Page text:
Two states conclude a treaty according to the general principles of contract law. A fundamental aspect of contract law requires a meeting of minds – a common understanding of the agreed terms. Accordingly, unless expressly stated, a treaty should apply only to the two contracting sovereigns. But this is about tax law, double taxation agreements and, above all, about a point of use for legal interpretation. States may be bound by the terms of a tax treaty between the United States and another country, according to certain interpretative theories.
A state that adheres to the definition of gross income in the Internal Revenue Code (“The Code”) opens the door to a compelling interpretation of laws that require a state to comply with a US tax treaty. The Code defines gross income as all income from whatever source except as stated otherwise in this subtitle. While stopping at section 61, the definition forces you to look at other sections of the Code that narrow or modify the definition. Section 894 modifies the definition of income and links it to the application of double taxation treaties. Section 894 (a) (1) provides that the provisions of the Code apply to any taxpayer, with due regard to any United States contractual obligations applicable to that taxpayer. Without an express limitation of the definition of income by a state’s tax laws, these provisions may apply.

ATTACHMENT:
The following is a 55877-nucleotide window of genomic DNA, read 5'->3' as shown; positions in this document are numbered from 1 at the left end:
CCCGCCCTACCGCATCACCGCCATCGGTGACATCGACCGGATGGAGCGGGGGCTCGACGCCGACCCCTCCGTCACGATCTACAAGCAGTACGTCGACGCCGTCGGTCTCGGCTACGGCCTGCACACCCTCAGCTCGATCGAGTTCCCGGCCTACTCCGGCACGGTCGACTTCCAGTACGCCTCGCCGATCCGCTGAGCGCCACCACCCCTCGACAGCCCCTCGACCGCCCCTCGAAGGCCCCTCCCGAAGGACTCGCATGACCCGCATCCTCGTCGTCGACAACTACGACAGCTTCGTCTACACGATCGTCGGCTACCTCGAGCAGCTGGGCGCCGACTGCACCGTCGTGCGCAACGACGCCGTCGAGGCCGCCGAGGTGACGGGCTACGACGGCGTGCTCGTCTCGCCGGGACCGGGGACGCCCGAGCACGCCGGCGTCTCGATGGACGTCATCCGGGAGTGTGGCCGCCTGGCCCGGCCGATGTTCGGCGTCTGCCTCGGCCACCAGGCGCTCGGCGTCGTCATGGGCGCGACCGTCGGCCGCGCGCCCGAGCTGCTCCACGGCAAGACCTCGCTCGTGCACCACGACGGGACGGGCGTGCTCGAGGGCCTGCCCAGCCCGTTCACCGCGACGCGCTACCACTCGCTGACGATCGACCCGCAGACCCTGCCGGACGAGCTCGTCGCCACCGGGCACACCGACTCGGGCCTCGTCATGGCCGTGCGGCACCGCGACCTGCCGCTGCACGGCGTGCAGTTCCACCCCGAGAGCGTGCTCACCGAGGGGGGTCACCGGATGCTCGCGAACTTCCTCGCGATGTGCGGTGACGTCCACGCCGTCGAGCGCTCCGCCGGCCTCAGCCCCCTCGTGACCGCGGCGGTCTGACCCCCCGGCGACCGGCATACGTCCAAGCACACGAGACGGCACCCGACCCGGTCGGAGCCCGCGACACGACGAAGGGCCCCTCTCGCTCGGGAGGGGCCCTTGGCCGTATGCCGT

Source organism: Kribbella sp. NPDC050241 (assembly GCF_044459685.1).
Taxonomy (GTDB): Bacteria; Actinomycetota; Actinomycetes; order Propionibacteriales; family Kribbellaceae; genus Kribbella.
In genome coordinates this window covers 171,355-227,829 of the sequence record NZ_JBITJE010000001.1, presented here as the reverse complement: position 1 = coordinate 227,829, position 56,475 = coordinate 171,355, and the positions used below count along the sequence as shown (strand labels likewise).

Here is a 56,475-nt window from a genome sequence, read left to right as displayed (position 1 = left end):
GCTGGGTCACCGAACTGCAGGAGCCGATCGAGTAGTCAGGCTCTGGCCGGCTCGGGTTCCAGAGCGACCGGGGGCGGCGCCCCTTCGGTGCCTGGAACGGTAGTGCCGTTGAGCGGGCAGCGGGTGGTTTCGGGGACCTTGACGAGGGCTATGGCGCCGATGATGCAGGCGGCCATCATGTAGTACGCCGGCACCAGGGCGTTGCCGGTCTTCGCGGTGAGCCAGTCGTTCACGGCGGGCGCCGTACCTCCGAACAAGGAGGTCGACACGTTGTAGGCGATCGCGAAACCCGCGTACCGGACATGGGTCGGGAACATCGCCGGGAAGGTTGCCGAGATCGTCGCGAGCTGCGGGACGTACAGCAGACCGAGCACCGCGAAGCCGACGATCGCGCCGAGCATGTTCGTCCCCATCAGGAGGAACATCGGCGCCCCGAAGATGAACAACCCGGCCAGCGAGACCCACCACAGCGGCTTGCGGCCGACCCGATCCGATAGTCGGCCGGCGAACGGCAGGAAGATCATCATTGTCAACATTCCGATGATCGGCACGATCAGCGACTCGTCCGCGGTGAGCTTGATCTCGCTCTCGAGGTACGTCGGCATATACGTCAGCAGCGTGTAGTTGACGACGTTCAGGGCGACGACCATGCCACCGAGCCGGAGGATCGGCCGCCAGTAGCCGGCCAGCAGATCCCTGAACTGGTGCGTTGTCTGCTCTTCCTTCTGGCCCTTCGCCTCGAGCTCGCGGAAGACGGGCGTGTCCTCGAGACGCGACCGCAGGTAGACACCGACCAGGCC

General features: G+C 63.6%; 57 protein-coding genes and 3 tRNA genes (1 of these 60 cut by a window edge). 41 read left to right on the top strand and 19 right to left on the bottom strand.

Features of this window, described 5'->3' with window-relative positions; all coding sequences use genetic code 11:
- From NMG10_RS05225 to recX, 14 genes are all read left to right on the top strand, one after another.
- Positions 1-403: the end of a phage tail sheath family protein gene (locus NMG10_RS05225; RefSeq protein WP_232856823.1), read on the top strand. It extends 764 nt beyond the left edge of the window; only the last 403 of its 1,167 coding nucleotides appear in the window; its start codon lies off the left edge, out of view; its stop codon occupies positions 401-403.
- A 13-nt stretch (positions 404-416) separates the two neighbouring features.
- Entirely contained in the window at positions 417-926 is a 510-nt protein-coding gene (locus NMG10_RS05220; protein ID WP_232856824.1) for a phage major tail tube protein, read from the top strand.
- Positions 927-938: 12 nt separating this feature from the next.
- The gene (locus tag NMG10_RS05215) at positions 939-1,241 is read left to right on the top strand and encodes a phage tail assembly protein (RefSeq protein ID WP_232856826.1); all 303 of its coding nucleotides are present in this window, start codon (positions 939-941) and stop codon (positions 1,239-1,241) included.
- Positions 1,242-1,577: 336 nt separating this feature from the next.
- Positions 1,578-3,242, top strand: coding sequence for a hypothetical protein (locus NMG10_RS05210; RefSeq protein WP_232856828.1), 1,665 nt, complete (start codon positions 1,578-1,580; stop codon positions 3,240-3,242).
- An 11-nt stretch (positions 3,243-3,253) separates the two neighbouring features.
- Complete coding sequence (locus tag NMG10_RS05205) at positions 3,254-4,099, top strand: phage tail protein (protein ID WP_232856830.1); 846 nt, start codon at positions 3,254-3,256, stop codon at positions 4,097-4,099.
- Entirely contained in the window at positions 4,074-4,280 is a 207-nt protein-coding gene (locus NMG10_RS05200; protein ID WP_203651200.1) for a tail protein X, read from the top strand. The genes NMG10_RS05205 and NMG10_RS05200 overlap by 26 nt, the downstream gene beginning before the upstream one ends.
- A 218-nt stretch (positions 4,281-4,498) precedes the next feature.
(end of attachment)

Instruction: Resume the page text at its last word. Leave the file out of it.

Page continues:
When a state makes the decision to rely on the federal government for its laws, it is given and should be bound by the whole bag of tricks of freedoms, limits, and restrictions – the good, the bad, and the ugly. Another conclusion would allow states or civil servants to selectively choose an interpretation that best fits a given issue. Citizens could not find or rely on interpretations outside of government tax guidelines and would lose confidence in the elected officials. A state legislature can limit the application of a US tax treaty to its laws. However, a state may also generally accept / adopt the definition of Section 61 of the Code.
Alternatively, the U.S. tax treaty expressly provides that the U.S. tax treaty only applies to federal taxes imposed on a taxpayer by the Internal Revenue Service. While such wording suggests preventing the taxpayer from referring to the tax treaty, a state’s tax form generally requires a statement of federal gross income level. States that choose this method of income reporting understand that what constitutes gross income is limited by other sections of the Code. Logically, a taxpayer following his income declaration in good faith that income taxed by a foreign state is exempt or excluded under a particular treaty should be able to rely on the treaty to avoid double taxation. However, applying a U.S. tax treaty to a state using its own definition of income or gross income may not be appropriate.
This first part is followed by a second part in a series on the applicability of a US tax treaty to taxes levied at the state level. Please stay tuned to see how another contracting state would handle a tax levied by a US state.
 IRC §61
 US model contract, Art. 2 (3) (b).
 IRC §61